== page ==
Qantas becomes one of the first airlines to require that international passengers be vaccinated.

Qantas, Australia’s largest airline, will require that all passengers on international flights are vaccinated against the coronavirus when it restarts worldwide operations in December, its chief executive said Wednesday, making it one of the first airlines in the world to require proof of vaccination for everyone on board.

Alan Joyce, the chief executive of the airline’s parent company, Qantas Group, made the announcement in an interview with the Trans-Tasman Business Circle, a network for business leaders in Australia and New Zealand.

“Qantas will have a policy that internationally we’ll only be carrying vaccinated passengers because we think that’s going to be one of the requirements to show that you’re flying safe,” he said, adding that many countries are requiring arriving travelers to be vaccinated anyway. He said he hoped the policy would be in place “by Christmas.”

Qantas, which is headquartered in Sydney, suspended international operations during the pandemic — but did resume flights to New Zealand in April this year before suspending them again on July 31. The airline plans to restart flights abroad in December. Mr. Joyce said in November of last year that he was considering banning unvaccinated travelers on international flights, but did not offer a timeline.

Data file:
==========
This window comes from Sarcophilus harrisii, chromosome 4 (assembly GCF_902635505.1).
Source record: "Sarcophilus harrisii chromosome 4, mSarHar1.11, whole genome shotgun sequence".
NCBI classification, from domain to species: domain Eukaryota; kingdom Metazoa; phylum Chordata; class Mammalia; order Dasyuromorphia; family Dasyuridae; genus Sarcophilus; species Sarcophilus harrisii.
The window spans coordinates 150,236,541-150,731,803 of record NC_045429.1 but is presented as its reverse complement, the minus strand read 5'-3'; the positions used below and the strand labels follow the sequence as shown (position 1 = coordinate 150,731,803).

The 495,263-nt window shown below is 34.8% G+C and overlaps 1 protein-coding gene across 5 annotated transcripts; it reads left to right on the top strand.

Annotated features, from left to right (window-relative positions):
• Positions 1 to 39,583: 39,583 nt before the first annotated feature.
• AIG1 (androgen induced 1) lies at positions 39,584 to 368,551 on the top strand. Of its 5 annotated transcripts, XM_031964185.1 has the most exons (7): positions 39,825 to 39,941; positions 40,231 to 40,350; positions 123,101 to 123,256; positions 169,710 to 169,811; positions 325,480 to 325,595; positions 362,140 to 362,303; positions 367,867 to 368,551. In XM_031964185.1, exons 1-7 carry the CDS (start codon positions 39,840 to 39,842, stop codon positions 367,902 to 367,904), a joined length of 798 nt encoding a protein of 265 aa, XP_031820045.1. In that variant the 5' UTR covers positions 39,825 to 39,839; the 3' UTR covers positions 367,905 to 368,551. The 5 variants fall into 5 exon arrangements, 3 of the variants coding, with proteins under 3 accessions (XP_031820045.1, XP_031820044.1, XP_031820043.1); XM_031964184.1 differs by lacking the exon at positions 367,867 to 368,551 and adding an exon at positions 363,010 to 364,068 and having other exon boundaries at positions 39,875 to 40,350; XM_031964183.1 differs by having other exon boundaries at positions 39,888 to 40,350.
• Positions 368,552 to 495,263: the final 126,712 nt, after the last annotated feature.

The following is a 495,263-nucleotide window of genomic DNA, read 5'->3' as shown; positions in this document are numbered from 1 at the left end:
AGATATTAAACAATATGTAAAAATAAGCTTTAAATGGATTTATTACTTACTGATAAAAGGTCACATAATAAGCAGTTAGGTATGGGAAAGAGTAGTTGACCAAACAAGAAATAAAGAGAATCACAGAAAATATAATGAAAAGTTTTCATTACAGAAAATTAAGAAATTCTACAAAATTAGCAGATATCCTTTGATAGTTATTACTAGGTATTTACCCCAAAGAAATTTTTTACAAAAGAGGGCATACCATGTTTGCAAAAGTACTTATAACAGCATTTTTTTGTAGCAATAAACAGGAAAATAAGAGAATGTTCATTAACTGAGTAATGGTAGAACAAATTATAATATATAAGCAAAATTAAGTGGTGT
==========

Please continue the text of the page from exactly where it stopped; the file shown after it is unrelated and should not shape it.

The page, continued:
Other airlines have announced that they will require flight attendants and pilots to be vaccinated, but few other airlines have committed to banning unvaccinated passengers. Air Canada seems to be the only other airline that is poised to soon begin turning away unvaccinated passengers. By the end of October, the Canadian government will require all commercial airline employees and passengers to be vaccinated. Air Canada endorsed the government’s position in August.

Leonard J. Marcus, the co-director of the National Preparedness Leadership Initiative at Harvard University and the director of an initiative focused on public health on flights, said he hoped that other airlines would follow Qantas’s lead.

“I think this would be a bold and courageous step in the right direction,” he said. Requiring passenger vaccinations is currently easier in Australia than in other parts of the world, he said, because the country has a uniform system of validating vaccination status, in contrast to places like the United States.

Qantas did not respond to an inquiry on whether it would make exceptions for children too young to be eligible for vaccination and for people who cannot take the shots for medical reasons, two of the populations that would be most affected by the vaccination status of passengers sitting near them.

Qantas has made vaccination central to its marketing strategy throughout the pandemic. A recent television ad, which has been widely shared, shows Australians longing to travel and then getting vaccinations before heading off on international flights.

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